This themed section explores various international and transnational dimensions of the struggle for the decolonisation of Guinea-Bissau and Cape Verde in the 1960s and early 1970s. Its articles analyse how the path to independence of these relatively small West African nations tied into a wide array of interconnected historical processes taking place around the world, from the streets of Paris to the Great Hall of the People, in Beijing. The aim is to shed new light on the circulation of ideas and foreign connections involved in this struggle, especially those of Amílcar Cabral (1924–73), founding leader of the liberation movement PAIGC and widely regarded as a key thinker of African emancipation, alongside Frantz Fanon and Kwame Nkrumah. In particular, this collection of articles examines how the struggle both shaped and was shaped by larger and/or distant trends, including Third World solidarity networks, the spread of the Cold War to Africa, and the impact of tiers-mondisme in the northern world. It thus contributes to assess the impact of African politics beyond the African continent, as well as to highlight the role of the international community in African liberation and in the emergence of postcolonial states.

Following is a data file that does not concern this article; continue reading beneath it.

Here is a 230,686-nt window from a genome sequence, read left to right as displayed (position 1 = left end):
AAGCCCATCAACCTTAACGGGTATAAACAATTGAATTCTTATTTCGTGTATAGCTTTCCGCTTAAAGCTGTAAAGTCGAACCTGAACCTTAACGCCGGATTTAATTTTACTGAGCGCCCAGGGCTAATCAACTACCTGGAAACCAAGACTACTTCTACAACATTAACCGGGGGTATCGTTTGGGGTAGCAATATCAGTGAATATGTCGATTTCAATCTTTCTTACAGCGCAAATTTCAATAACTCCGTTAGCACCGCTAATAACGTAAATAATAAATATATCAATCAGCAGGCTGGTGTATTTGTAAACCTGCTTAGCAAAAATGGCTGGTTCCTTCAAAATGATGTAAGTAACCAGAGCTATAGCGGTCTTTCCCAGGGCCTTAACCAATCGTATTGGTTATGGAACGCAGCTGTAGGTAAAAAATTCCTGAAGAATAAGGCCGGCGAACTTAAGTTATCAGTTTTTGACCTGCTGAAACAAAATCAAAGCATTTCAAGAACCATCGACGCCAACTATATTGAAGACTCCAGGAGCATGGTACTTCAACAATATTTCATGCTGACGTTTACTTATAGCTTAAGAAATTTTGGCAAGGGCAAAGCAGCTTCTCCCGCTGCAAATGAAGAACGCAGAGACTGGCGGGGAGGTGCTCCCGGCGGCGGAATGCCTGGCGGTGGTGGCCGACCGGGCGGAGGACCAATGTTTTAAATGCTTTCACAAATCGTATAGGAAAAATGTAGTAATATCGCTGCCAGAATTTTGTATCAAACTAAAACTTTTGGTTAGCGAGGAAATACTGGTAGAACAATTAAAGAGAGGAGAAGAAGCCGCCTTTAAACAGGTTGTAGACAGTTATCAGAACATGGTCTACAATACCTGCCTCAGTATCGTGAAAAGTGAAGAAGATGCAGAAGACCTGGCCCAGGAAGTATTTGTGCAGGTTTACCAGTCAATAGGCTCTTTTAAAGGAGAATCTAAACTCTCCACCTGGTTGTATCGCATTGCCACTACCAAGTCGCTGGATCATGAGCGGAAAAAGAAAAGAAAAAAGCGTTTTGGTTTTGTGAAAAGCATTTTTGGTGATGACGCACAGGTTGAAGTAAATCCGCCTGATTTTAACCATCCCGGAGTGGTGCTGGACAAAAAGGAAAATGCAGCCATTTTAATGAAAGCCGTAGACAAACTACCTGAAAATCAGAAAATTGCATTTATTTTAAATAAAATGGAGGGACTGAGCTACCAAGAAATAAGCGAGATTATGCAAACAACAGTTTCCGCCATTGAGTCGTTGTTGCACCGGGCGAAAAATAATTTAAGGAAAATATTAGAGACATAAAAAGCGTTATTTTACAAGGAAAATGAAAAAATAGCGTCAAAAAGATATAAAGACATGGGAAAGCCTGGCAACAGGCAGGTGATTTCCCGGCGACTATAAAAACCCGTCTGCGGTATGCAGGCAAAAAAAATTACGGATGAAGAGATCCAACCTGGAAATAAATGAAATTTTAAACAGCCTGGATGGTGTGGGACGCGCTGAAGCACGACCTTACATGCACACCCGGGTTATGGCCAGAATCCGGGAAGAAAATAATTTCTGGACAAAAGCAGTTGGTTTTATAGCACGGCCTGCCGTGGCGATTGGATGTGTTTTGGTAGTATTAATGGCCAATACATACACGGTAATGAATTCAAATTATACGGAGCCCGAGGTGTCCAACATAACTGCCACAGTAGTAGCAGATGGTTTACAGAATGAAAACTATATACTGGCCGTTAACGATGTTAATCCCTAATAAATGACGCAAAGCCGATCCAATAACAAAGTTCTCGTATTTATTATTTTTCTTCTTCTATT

|Number of pages||8|
|Journal||International History Review online|
|Publication status||Published - 19 Dec 2019|
- Amilcar Cabral
- Cape Verde
- Guinea Bissau